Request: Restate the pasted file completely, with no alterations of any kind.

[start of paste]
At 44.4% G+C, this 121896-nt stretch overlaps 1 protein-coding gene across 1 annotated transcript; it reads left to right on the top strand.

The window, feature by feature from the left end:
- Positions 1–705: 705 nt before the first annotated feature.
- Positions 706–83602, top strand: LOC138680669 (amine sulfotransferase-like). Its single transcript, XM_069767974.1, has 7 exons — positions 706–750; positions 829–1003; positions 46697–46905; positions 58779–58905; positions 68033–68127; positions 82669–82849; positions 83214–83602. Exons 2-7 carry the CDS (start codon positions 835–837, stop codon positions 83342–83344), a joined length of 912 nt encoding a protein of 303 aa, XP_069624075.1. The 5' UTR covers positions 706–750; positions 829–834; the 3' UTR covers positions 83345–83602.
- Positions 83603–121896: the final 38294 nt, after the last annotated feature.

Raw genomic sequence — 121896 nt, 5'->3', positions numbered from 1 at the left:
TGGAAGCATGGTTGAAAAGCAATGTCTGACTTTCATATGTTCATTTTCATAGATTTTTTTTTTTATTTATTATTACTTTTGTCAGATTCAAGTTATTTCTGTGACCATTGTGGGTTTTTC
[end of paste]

At 44.4% G+C, this 121896-nt stretch overlaps 1 protein-coding gene across 1 annotated transcript; it reads left to right on the top strand.

The window, feature by feature from the left end:
- Positions 1–705: 705 nt before the first annotated feature.
- Positions 706–83602, top strand: LOC138680669 (amine sulfotransferase-like). Its single transcript, XM_069767974.1, has 7 exons — positions 706–750; positions 829–1003; positions 46697–46905; positions 58779–58905; positions 68033–68127; positions 82669–82849; positions 83214–83602. Exons 2-7 carry the CDS (start codon positions 835–837, stop codon positions 83342–83344), a joined length of 912 nt encoding a protein of 303 aa, XP_069624075.1. The 5' UTR covers positions 706–750; positions 829–834; the 3' UTR covers positions 83345–83602.
- Positions 83603–121896: the final 38294 nt, after the last annotated feature.

Raw genomic sequence — 121896 nt, 5'->3', positions numbered from 1 at the left:
TGGAAGCATGGTTGAAAAGCAATGTCTGACTTTCATATGTTCATTTTCATAGATTTTTTTTTTTATTTATTATTACTTTTGTCAGATTCAAGTTATTTCTGTGACCATTGTGGGTTTTTC